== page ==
Non-state armed groups carried out more attacks in October than any other month in the past year, according to new data released by IHS Markit’s Jane Terrorism and Insurgency Centre (JTIC).
Globally, 2,662 attacks were carried out in October – an average of 86 attacks per day. This represents a 59% rise in the daily average number of attacks compared with the month prior, which saw fewer than 1,000 attacks for the month. In the preceding 12 months, JTIC recorded an average of 59 attacks per-day.
“In October, JTIC recorded over 1,600 attacks in the Middle East and North Africa alone,” said Matthew Henman, head of JTIC.
“Syria was the primary driver of this increase, accounting for over 40% of all attacks worldwide. This spike reflects the deepening intensity of the battle for control of Aleppo, with fresh offensives launched by opposition forces.”
Key terrorism trends
JTIC also highlighted three main terrorism trends to watch out for next year.
This includes: more headlines for Jabhat Fath al-Sham (formerly Jabhat al-Nusra), a declaration of an Islamic State wilaya in Southeast Asia, and an evolution of Islamic State attacks in the West.
“As the Islamic State continues to lose territory and as the international coalition continues targeted airstrikes, we are likely to see another name in the headlines more often – Jabhat Fath al-Sham,” Henman said.
“It is becoming more apparent that a potentially longer-term and equally serious threat is posed by Jabhat Fath ash-Sham as a consequence of its burgeoning operational capabilities, its deep integration within the wider opposition, and its concurrent radicalising influence. Effectively isolating and countering that threat is likely to prove a far tougher challenge for the international community in the long term.”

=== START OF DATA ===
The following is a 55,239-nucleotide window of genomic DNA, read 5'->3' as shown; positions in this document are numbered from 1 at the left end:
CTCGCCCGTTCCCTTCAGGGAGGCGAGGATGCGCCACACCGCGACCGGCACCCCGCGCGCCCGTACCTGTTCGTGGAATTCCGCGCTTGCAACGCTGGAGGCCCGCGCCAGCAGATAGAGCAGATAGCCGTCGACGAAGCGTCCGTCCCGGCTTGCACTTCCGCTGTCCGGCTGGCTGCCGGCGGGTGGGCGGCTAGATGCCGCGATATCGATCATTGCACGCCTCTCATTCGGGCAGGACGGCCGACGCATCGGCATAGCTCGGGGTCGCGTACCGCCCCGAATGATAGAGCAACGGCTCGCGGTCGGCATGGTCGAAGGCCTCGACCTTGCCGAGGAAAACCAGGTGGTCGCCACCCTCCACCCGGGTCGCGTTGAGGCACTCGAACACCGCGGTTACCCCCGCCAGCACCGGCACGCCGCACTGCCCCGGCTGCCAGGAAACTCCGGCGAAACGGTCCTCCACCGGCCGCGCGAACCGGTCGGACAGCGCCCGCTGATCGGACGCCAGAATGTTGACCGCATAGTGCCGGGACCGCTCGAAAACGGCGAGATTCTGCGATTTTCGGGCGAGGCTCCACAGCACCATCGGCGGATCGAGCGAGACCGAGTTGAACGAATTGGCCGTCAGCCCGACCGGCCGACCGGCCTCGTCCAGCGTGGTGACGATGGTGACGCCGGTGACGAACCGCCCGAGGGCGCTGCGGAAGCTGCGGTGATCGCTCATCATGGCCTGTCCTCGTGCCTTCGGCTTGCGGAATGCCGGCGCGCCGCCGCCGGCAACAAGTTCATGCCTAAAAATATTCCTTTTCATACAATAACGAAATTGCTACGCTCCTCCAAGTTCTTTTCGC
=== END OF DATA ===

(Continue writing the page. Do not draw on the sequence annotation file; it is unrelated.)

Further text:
JTIC senior analyst Otso Iho said there was also an increased likelihood that the Islamic State would declare an official wilaya, or province, in Southeast Asia next year.
“In the past year, we have seen a substantial shift in the Islamic State’s use of resources to reach and influence audiences in the region and we have seen a similar shift among Philippine militant groups’ propaganda alignment,” he said.
“In the beginning of 2016 we started to see videos of training camps for ‘soldiers of the caliphate’ in the Philippines, pledges of allegiances by more groups, and a subsequent acceptance of these pledges by the Islamic State leadership – marking a major change.”
But the threat posed by Islamist militancy in Southeast Asia will remain primarily linked to lone actors and small groups, the report said.
On the threat of Islamic State to the West, the report said recent attacks highlighted the group’s use of returnee foreign fighters to launch attacks directed by its central leadership.
“Western members of the group in Iraq or Syria would communicate with supporters back in their home countries in order to directly encourage, support, and direct attacks therein,” it said.